24 ways to make meals more nutrient dense
There’s no doubt that a nutrient-rich diet reduces the risk of disease. But how do you make it work? If you’ve tried, you already know that making huge, sweeping changes—such as swearing off sugar, eating fish four times a week, or tripling your intake of vegetables—is easier said than done. And when those efforts fail, it makes us more likely to throw up our hands in disgust and revert to our old habits.
A better approach to a more nutrient-rich diet: make one small change every day such as swapping green tea for coffee. Here are 24 more sneaky ways to make your diet more nutrient dense:
1. Buy organic vegetables whenever possible. Besides avoiding pesticide residues, you may get more nutrients—some studies and reviews have found that organic fruits and vegetables contain, on average, 25 percent higher concentrations of 11 nutrients than their conventional counterparts.
2. Dress your salad with avocado instead of store-bought creamy dressings. You’ll increase your intake of folate and lower your intake of unhealthy fats—which ultimately will protect your heart. For a simple dressing, purée avocado and lemon juice, then season with salt and pepper.
3. Choose an English muffin instead of a bagel for a 220-calorie savings. The average whole-grain bagel is 350 calories, versus 130 for an English muffin. If you really need a bagel fix, try Rudi’s new Bagel Flatz with just 110 calories per Flatz (in Plain and 100% Whole Wheat). And top it with almond butter instead of cream cheese to get a protein boost without added calories.
4. Choose whole-grain instead of multi-grain. Whole-grain means the entire grain kernel, including all the fiber, has been included. Multi-grain means only that more than one type of grain was used—and those grains could be refined and stripped of fiber and nutrients.
5. Use white bean spread instead of mayo on your sandwiches. This gives you an extra boost of fiber and protein with fewer calories. Purée white beans, olive oil, garlic, and a splash of apple cider vinegar to make a creamy spread; season with salt and white pepper.
6. Spend your dairy calories on yogurt, not milk. Yogurt is rich in probiotics, beneficial bacteria that keep digestion healthy, boost immunity, and may protect against some cancers. Instead of a bowl of cereal with milk,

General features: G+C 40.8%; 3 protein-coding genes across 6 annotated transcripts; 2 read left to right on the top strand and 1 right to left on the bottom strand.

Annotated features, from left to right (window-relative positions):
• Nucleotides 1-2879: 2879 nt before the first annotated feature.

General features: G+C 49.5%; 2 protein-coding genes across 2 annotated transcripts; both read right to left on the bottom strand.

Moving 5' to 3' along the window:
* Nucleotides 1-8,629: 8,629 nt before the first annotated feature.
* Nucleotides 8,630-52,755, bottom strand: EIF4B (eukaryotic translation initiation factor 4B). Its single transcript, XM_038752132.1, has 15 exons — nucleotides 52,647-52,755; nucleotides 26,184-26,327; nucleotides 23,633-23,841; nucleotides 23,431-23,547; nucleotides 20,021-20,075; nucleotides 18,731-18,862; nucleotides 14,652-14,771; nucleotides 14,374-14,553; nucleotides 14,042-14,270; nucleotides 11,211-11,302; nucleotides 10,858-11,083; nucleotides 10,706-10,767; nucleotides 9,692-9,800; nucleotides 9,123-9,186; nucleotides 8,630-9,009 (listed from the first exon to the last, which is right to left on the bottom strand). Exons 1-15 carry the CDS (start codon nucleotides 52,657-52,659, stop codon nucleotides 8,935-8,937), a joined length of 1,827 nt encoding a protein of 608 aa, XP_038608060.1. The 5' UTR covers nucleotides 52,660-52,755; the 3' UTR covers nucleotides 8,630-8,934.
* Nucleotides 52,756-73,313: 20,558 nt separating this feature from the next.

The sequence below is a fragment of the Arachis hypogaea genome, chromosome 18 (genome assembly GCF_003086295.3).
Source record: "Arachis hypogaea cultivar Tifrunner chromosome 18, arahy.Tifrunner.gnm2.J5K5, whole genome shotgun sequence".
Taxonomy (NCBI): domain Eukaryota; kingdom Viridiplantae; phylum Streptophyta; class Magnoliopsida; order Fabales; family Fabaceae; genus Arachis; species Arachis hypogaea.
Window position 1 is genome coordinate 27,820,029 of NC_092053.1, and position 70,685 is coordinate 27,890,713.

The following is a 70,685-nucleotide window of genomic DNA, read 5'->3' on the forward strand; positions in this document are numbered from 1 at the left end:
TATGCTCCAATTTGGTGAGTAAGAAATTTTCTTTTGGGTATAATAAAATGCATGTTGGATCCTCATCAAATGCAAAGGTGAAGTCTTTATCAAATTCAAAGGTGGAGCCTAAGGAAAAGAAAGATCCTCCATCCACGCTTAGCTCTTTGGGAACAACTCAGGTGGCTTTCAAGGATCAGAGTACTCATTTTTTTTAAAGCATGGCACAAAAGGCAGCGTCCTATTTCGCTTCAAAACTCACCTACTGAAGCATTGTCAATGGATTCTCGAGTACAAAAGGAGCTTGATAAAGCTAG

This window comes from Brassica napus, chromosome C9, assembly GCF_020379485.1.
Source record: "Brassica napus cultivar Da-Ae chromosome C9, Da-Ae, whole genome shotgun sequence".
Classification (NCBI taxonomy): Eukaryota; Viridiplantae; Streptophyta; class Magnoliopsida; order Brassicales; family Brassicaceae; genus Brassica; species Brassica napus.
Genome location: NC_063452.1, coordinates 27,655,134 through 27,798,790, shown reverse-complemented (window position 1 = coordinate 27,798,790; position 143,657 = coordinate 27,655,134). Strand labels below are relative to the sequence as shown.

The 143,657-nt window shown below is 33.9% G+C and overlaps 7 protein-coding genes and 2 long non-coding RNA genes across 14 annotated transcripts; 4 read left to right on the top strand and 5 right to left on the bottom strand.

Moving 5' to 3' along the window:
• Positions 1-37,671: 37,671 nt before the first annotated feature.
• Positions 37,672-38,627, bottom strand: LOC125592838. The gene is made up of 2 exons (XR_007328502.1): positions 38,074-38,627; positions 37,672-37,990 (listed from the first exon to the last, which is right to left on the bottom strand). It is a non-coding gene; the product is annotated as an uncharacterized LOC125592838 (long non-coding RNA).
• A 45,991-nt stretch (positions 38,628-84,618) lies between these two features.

try a bowl of plain yogurt topped with homemade granola (see number 19).
7. Fortify your mashed potatoes: Use a combo of half potatoes and half cauliflower, cook them together, then drain and mash as usual. Try olive oil instead of butter, and load it up with garlic and herbs instead of salt.
8. Choose dried apples over dates or cranberries; apples rank higher on the ANDI scale (see sidebar) and contain half the sugar of other dried fruits. Or choose prunes. They’re high in sugar, but rank at the top of the ORAC (antioxidant rating) scale.
9. Buy pastured eggs. From hens raised on pasture, these eggs contain five times more vitamin D, twice as much omega-3 fats, three times more vitamin E, and seven times more beta carotene than their conventional cousins. Look for them at farmer’s markets, local farms, and health food stores.
10. Make a smart soda. Ditch the store-bought stuff, and mix up your own blend of organic pomegranate juice and sparkling water. You’ll add cancer-preventive compounds and lots of antioxidants to your diet.
11. Eat a raw salad every day. Make sure it contains at least three colors from five or more different sources—for example, spinach and arugula (green) combined with peppers (yellow), carrots (orange), beets, tomatoes, and shredded cabbage (red).
12. Swap beans for meat. In soups, stews, and chilies, cut the meat in half and add more beans; you’ll dramatically increase fiber and slash fat by 50 percent. Make ’em red kidney beans, and you’ll triple your antioxidant intake.
13. Give your pasta sauce a boost. Mix in a cup of pumpkin purée for a day’s worth of beta. carotene plus added fiber; or purée cooked broccoli, sweet potatoes, and carrots, and stir into sauce for extra carotenoids and cancer-fighting compounds.
14. Make your chocolate count. Cacao beans are rich in minerals, vitamins, and antioxidants. But you’ll only find the good stuff in raw cacao nibs and extra-dark chocolate—not the sugar-laced, watered-down versions of chocolate most of us grew up with. Cacao nibs are bits of dried, roasted, and crushed cacao beans, with a rich, cocoa butter flavor. Add them to nutrient-dense muffins (see tip 22) or smoothies. Or choose packaged bars that are at least 70 percent cacao.